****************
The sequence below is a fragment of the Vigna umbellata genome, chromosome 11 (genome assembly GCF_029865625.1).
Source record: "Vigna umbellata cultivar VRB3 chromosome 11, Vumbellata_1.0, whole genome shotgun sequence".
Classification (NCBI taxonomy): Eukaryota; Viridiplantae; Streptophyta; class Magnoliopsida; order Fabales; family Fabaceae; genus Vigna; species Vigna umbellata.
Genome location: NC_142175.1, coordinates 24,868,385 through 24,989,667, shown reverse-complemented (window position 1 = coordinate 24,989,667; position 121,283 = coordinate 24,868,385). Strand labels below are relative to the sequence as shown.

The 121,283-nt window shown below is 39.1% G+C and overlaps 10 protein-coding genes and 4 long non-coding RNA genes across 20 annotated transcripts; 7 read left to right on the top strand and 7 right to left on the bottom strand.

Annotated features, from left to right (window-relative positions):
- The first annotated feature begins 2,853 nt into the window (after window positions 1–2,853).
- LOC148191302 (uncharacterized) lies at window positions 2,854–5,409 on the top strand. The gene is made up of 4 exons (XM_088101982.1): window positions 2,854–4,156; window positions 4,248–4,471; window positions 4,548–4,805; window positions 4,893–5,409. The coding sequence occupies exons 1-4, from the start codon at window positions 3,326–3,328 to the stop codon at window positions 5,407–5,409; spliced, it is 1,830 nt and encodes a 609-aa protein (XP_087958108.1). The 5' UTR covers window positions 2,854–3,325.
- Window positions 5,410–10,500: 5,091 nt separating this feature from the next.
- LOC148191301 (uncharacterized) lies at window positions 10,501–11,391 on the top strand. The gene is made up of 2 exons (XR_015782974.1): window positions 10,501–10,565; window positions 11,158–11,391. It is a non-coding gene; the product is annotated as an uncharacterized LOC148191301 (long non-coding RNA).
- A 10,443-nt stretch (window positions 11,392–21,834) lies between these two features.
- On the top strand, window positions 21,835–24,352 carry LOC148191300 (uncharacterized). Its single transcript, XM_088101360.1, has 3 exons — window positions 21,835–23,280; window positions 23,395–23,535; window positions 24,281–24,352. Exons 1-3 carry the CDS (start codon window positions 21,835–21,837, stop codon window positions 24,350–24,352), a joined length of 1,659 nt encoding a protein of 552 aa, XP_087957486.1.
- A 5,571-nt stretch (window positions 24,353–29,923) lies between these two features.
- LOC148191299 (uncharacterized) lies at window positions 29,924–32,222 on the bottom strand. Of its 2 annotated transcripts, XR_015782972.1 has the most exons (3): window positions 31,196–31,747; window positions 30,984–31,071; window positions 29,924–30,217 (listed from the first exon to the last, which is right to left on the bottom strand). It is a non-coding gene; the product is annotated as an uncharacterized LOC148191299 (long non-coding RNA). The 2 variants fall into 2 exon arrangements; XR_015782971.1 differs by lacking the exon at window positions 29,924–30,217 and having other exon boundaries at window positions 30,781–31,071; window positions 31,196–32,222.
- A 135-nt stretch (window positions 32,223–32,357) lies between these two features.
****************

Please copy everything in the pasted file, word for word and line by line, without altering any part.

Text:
The sequence below is a fragment of the Vigna umbellata genome, chromosome 11 (genome assembly GCF_029865625.1).
Source record: "Vigna umbellata cultivar VRB3 chromosome 11, Vumbellata_1.0, whole genome shotgun sequence".
Classification (NCBI taxonomy): Eukaryota; Viridiplantae; Streptophyta; class Magnoliopsida; order Fabales; family Fabaceae; genus Vigna; species Vigna umbellata.
Genome location: NC_142175.1, coordinates 24,868,385 through 24,989,667, shown reverse-complemented (window position 1 = coordinate 24,989,667; position 121,283 = coordinate 24,868,385). Strand labels below are relative to the sequence as shown.

The 121,283-nt window shown below is 39.1% G+C and overlaps 10 protein-coding genes and 4 long non-coding RNA genes across 20 annotated transcripts; 7 read left to right on the top strand and 7 right to left on the bottom strand.

Annotated features, from left to right (window-relative positions):
- The first annotated feature begins 2,853 nt into the window (after window positions 1–2,853).
- LOC148191302 (uncharacterized) lies at window positions 2,854–5,409 on the top strand. The gene is made up of 4 exons (XM_088101982.1): window positions 2,854–4,156; window positions 4,248–4,471; window positions 4,548–4,805; window positions 4,893–5,409. The coding sequence occupies exons 1-4, from the start codon at window positions 3,326–3,328 to the stop codon at window positions 5,407–5,409; spliced, it is 1,830 nt and encodes a 609-aa protein (XP_087958108.1). The 5' UTR covers window positions 2,854–3,325.
- Window positions 5,410–10,500: 5,091 nt separating this feature from the next.
- LOC148191301 (uncharacterized) lies at window positions 10,501–11,391 on the top strand. The gene is made up of 2 exons (XR_015782974.1): window positions 10,501–10,565; window positions 11,158–11,391. It is a non-coding gene; the product is annotated as an uncharacterized LOC148191301 (long non-coding RNA).
- A 10,443-nt stretch (window positions 11,392–21,834) lies between these two features.
- On the top strand, window positions 21,835–24,352 carry LOC148191300 (uncharacterized). Its single transcript, XM_088101360.1, has 3 exons — window positions 21,835–23,280; window positions 23,395–23,535; window positions 24,281–24,352. Exons 1-3 carry the CDS (start codon window positions 21,835–21,837, stop codon window positions 24,350–24,352), a joined length of 1,659 nt encoding a protein of 552 aa, XP_087957486.1.
- A 5,571-nt stretch (window positions 24,353–29,923) lies between these two features.
- LOC148191299 (uncharacterized) lies at window positions 29,924–32,222 on the bottom strand. Of its 2 annotated transcripts, XR_015782972.1 has the most exons (3): window positions 31,196–31,747; window positions 30,984–31,071; window positions 29,924–30,217 (listed from the first exon to the last, which is right to left on the bottom strand). It is a non-coding gene; the product is annotated as an uncharacterized LOC148191299 (long non-coding RNA). The 2 variants fall into 2 exon arrangements; XR_015782971.1 differs by lacking the exon at window positions 29,924–30,217 and having other exon boundaries at window positions 30,781–31,071; window positions 31,196–32,222.
- A 135-nt stretch (window positions 32,223–32,357) lies between these two features.